If you go to Wikipedia and look up ‘Honky Tonk’, you’ll find the following description: “A Honky Tonk is both a bar that provides country music for the entertainment of its patrons and the style of music played in such establishments. In the 1950s, Honky Tonk entered its golden age, with the popularity of Webb Pierce, Hank Locklin, Lefty Frizzell, Ray Price, Faron Young, George Jones, and Hank Williams.” So, given that description, it’s no wonder that singer/songwriter J.P. Harris is often referred to as one of the finest purveyors of Honky Tonk music in America today. As ‘modern’ Country takes up space on the charts, it is refreshing – and dare I say it, exhilarating – to experience an artist so in tune with the roots of the genre’s pioneering artists. Harris ain’t no Americana bandwagoneer – he is as Country as Country Music gets.

From heart-breaking ballads to sweat-stained stompers, J.P.’s SOMETIMES DOGS BARK AT NOTHING is an inspiring blend of grit, heart, melody, passion, and tradition. You’ll hear pedal steel guitars crying and barroom pianos tinkling. You’ll experience the emotional highs and lows of this thing we call life. And there’s a pretty good chance that, by the third song, you’ll swear that you can smell the beer-stained wooden floorboards of an old Honky Tonk. The only thing missing will be a punch in the face from a drunken patron upset at the way you looked at his lady.  Thankfully, SOMETIMES DOGS BARK AT NOTHING is a powerful punch to the gut from an artist that the Country Music industry needs to embrace.  If’n they want to earn back some credibility, that is.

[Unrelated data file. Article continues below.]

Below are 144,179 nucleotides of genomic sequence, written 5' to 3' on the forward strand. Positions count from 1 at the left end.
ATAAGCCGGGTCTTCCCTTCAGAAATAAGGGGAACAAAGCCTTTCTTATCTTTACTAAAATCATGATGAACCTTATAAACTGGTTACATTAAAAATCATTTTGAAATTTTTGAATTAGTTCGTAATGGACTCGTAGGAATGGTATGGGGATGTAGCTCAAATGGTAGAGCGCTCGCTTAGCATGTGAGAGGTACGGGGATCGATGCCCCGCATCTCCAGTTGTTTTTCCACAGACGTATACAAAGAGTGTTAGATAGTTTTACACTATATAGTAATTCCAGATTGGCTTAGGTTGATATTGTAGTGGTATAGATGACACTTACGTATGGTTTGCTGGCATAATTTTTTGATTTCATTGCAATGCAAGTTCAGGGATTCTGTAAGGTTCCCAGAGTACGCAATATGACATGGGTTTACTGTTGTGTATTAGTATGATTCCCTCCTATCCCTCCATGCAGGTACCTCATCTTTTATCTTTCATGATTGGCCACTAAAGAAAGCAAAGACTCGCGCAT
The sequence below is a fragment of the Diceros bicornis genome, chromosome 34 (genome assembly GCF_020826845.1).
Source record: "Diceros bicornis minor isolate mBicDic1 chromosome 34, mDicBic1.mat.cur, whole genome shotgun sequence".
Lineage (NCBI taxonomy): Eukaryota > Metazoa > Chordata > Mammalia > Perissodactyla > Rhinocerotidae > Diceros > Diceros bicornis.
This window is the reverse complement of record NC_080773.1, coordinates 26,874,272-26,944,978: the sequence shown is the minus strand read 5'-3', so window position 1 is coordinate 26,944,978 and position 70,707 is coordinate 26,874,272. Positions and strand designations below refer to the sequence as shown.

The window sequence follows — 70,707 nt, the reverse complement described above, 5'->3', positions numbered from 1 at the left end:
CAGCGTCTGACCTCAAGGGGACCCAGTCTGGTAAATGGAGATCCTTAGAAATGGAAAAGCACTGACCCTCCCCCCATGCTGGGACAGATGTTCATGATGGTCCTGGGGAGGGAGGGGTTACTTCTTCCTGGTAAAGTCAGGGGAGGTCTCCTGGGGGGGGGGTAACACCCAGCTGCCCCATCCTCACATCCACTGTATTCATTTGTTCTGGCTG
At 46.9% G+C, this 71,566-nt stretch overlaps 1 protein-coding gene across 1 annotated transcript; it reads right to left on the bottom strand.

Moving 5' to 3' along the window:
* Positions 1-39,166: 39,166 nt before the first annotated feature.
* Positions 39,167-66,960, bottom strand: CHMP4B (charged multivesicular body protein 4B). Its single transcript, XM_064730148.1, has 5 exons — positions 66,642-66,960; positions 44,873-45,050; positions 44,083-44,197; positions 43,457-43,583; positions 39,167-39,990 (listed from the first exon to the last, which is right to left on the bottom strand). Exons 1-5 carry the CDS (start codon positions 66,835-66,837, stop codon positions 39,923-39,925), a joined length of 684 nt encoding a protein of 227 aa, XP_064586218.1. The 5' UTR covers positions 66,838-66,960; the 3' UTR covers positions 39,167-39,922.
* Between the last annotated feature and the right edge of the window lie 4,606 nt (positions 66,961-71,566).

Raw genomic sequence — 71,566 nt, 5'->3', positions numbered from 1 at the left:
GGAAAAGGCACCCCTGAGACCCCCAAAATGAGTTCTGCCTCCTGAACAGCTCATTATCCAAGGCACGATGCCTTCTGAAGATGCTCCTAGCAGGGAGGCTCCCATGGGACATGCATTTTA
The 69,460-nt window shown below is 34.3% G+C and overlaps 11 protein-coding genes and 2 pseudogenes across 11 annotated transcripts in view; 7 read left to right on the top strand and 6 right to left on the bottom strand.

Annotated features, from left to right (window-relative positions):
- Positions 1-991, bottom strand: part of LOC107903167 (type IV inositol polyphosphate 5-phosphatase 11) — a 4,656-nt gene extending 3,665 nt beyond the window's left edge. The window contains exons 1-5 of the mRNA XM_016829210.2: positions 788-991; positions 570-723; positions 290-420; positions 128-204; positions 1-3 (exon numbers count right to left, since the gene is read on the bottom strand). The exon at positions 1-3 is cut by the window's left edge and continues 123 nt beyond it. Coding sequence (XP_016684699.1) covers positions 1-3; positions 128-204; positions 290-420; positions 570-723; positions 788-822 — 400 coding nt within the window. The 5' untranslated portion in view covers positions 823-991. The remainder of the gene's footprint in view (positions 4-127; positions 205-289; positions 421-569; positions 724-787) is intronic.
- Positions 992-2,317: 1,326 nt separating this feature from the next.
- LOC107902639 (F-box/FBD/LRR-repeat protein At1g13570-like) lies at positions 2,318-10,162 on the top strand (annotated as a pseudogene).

Judging by the songs on SOMETIMES DOGS BARK AT NOTHING, it seems that Harris is more comfortable hanging out with the hobos than hobnobbing with the industry elite. In some ways, he sounds like a man who has met more friendly tumbleweeds than people… and, come on, who hasn’t? There’s a stripped-down honesty that holds these songs together. Whether he’s a rip-roaring tornado in front of a band or an unkempt tattooed troubadour on a barstool, this is a collection of songs that embrace the Honky Tonk tradition but still sound fresh. More importantly, there’s passion and an understanding of what connects the artist to the song and the song to the listener. Throw this one on and kick out the jams, mother truckers!



(Free Dirt Records)




Keep on truckin’,

Stephen SPAZ Schnee